Councils warned not to let success driving up recycling rates be lost due to coronavirus pandemic
COUNCILS have been warned not to let success in driving up recycling rates to be lost due to the coronavirus pandemic which could see daily life disrupted for the rest of 2020.
The rate of waste sent for preparing for reuse, dry recycling and composting increased by 1.9 percentage points in the last quarter of 2019 compared to the previous year and energy recovery rate increased by 4.3 percentage points.
There was also a fall in landfill rate by 6.5 percentage points according to the latest Local Authority Collected Municipal Waste Management statistics published by the Northern Ireland Statistics and Research Agency.
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Household waste accounted for 87.8 per cent of total waste collected by councils directly from households through kerbside collections, taken to `bring sites' and civic amenity sites and `several other smaller sources'.
Councils collected 234,266 tonnes of waste between October and December 2019 - 1.3 per cent higher than during the same three months of 2018.
While council bin collections have been maintained during the lockdown period, the closure of most recycling centres across the north has seen an increase in illegal dumping.
On Monday Mid and East Antrim council became the first to reopen its recycling centres in Larne and Carrickfergus, arguing they "provide a much-needed and essential service".
There has been pressure for other local authorities to follow suit.
Colm Warren, chief executive of Natural World Products (NWP) which delivers around half of all recycling from collected household waste by converting organic material into compost, said the figures show people across the north were helping to fight climate change.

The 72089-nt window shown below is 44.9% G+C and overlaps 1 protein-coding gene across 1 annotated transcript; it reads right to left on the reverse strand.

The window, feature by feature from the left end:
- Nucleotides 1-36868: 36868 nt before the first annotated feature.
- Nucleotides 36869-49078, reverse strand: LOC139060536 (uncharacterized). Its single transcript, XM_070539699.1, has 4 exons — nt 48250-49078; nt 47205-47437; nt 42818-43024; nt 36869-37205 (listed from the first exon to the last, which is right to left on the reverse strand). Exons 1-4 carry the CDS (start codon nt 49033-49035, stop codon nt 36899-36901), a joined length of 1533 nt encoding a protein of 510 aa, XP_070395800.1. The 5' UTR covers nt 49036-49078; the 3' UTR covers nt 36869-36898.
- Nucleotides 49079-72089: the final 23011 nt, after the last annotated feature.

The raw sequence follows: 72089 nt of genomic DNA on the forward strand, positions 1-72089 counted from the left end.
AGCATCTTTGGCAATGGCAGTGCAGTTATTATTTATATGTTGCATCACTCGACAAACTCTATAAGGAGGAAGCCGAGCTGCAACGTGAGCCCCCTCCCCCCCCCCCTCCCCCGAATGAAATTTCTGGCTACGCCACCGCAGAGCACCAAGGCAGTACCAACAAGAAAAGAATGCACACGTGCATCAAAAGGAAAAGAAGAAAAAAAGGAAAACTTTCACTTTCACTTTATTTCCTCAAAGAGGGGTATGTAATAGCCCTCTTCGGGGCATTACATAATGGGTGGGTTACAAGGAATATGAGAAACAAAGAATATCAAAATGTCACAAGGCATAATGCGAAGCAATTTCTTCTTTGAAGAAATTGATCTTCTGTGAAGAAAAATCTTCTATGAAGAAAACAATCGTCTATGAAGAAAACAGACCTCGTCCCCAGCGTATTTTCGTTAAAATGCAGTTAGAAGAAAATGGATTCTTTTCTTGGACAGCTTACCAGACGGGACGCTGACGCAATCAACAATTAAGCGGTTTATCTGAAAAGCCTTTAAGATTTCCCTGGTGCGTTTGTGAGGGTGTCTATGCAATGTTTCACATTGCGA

"The amount of waste going to landfill meanwhile now stands at 24.1 per cent, a record low, showing the message on the importance of keeping as much material as possible from the black or grey bin is being received loud and clear," he said.
"With just under a quarter of domestic waste being sent for composting, households played a major part in not only fuelling the circular economy but helping the fight against climate change with every tonne of compost applied to soils contributing significant carbon savings, in terms of keeping CO 2 out of our atmosphere."
However, he urged councils "having achieved so much success to date in driving up recycling rates" to "continue to grasp this opportunity and prioritise the ongoing collection of organics, particularly during the COVID-19 pandemic".
"We are already seeing a huge upsurge in the volumes of food and garden material as people spend more time at home and expect this to continue throughout the summer, traditionally a busy period any way."